Rashid Khalidi: No Good Choices in Iraq

Roundup: Historians' Take

Rashid Khalidi, in a lecture given at UCLA in May that was just published (June 27, 2004):

... I don't think there are any good choices now for the United States in Iraq. The experts were also right to warn about the impossibility of imposing democracy from the barrel of a gun. Power maybe, but not democracy. For the last 12 months Bremer has tried successfully to prevent elections demanded by prominent Shi'a leaders. The stench of hypocrisy hovers over a regime claiming to support democracy that supports undemocratic regimes such as the Saudis and now Libya.

It is a myth that the Middle East has no experience with democracy or constitutionalism. There were constitutions in the Middle East, in Turkey in 1876 and Iran in 1905. The French and British supported antidemocratic regimes. The United States did the same, with the overthrow of the Mossadegh government in Iran in 1953. What this administration seems to mean by a democratic government in the Middle East is a government that does as it is told.

The wholesale theft of Iraqi property as it is privatized is known all over the Middle East. Iraqi airlines is now 51% owned by a shadowy group of Iraqis and Jordanians who put up nothing but their expertise, while 49% is the $3 billion worth of planes and airports both in Iraq and of this airline throughout the world.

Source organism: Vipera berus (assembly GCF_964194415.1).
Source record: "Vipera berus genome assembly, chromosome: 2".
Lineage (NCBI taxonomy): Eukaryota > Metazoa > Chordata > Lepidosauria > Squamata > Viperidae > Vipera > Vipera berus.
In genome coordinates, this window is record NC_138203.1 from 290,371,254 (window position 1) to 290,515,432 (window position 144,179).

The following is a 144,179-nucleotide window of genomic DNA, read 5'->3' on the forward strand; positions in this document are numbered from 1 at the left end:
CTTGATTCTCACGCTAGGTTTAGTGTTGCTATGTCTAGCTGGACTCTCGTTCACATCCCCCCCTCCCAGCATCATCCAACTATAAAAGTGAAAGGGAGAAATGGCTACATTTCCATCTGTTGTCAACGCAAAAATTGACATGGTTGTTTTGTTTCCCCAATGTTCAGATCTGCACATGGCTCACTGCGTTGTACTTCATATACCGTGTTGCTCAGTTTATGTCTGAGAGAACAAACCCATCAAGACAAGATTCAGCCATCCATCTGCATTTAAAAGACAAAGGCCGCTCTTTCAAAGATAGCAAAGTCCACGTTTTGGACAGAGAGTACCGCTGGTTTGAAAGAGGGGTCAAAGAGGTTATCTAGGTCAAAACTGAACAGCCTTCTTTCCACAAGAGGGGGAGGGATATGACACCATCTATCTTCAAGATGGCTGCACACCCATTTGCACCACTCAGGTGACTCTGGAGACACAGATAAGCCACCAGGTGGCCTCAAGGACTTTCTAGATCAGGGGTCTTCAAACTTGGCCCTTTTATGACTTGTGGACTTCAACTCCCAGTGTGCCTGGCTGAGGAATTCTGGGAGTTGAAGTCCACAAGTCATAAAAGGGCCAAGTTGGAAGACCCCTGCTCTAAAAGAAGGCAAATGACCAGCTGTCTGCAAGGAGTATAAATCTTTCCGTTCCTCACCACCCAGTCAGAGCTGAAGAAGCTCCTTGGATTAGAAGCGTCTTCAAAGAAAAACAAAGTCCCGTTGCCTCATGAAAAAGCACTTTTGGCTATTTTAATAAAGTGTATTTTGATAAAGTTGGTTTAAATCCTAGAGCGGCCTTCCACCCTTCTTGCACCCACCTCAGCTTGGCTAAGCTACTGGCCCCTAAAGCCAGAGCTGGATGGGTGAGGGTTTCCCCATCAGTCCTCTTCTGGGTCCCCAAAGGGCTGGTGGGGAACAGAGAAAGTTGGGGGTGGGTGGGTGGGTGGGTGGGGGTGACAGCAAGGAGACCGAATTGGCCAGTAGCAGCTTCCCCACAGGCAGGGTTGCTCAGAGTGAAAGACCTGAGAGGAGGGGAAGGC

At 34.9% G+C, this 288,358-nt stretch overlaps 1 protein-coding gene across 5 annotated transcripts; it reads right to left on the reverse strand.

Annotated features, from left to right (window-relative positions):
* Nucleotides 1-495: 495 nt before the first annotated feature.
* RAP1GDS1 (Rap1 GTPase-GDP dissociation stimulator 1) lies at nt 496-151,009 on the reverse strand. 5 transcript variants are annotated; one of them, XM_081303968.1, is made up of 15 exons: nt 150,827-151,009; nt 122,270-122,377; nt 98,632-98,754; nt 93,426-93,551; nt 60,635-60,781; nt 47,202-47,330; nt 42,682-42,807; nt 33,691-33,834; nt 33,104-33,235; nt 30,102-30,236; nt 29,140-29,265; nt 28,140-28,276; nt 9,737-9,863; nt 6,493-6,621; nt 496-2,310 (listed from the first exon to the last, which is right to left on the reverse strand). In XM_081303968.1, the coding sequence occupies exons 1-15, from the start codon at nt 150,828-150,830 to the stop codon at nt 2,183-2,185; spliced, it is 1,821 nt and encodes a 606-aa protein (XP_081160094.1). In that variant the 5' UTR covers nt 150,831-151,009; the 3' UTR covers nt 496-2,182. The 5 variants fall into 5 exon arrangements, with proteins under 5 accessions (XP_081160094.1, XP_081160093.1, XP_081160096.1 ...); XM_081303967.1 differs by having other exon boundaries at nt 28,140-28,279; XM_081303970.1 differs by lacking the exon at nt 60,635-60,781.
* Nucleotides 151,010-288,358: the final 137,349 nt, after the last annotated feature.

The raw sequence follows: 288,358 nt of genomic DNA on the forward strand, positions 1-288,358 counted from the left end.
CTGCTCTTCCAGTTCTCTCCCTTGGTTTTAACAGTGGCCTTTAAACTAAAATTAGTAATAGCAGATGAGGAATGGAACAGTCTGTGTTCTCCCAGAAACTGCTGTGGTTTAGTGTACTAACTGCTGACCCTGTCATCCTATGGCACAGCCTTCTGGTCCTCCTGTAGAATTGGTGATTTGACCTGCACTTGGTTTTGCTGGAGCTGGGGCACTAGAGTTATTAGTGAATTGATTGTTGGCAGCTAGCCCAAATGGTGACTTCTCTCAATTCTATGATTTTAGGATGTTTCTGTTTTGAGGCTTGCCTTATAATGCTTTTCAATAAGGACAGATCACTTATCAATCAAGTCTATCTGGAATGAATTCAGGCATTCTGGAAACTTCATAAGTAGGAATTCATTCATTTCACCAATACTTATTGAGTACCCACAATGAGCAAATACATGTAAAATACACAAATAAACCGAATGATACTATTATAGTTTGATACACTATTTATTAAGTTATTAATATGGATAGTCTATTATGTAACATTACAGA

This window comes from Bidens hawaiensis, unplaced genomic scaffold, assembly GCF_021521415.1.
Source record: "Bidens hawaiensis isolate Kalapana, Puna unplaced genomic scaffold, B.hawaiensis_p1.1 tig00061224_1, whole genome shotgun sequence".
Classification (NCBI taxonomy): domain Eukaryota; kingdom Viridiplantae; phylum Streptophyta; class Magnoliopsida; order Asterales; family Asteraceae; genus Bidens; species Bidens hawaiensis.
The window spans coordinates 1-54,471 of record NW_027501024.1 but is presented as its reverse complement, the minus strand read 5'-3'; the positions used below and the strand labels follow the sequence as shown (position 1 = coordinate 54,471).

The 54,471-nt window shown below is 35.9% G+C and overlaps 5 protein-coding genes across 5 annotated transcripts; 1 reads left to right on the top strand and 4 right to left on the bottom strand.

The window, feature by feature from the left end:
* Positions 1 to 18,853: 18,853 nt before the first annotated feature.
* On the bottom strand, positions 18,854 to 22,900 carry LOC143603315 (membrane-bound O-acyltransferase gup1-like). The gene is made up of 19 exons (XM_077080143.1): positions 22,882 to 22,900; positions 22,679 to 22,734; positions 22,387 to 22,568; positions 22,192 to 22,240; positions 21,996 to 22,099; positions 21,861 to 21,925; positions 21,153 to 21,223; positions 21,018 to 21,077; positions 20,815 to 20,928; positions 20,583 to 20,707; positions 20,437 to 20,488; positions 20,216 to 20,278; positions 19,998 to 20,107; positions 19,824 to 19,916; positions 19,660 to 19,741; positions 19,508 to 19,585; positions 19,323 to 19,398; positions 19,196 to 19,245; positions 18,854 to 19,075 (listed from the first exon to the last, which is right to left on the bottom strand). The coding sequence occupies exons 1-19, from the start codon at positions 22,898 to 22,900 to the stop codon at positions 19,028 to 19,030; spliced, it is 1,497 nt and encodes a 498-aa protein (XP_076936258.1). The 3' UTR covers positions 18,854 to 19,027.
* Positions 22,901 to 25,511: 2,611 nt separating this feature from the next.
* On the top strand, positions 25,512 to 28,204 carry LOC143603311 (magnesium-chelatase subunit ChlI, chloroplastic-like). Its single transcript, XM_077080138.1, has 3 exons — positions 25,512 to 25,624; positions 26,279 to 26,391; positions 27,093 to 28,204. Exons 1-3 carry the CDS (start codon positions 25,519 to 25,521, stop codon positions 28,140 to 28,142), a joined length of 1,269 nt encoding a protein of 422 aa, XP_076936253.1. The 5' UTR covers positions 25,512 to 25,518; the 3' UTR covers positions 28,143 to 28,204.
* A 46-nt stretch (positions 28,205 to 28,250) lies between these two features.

These things arouse deep fears in the Middle East in public opinion which is afraid of foreign control of Middle Eastern oil. Until the 1960s all decisions on oil production were made by the oil importing countries. This has been a source of bitterness and concern. It was only with the nationalizations of the 1960s and 1970s that even the governments in the Middle East began to benefit from the oil industry.

How will what we do be perceived by people of the region? They don't like foreign forces on their soil. The United States may be following in the footsteps of the old colonial powers....

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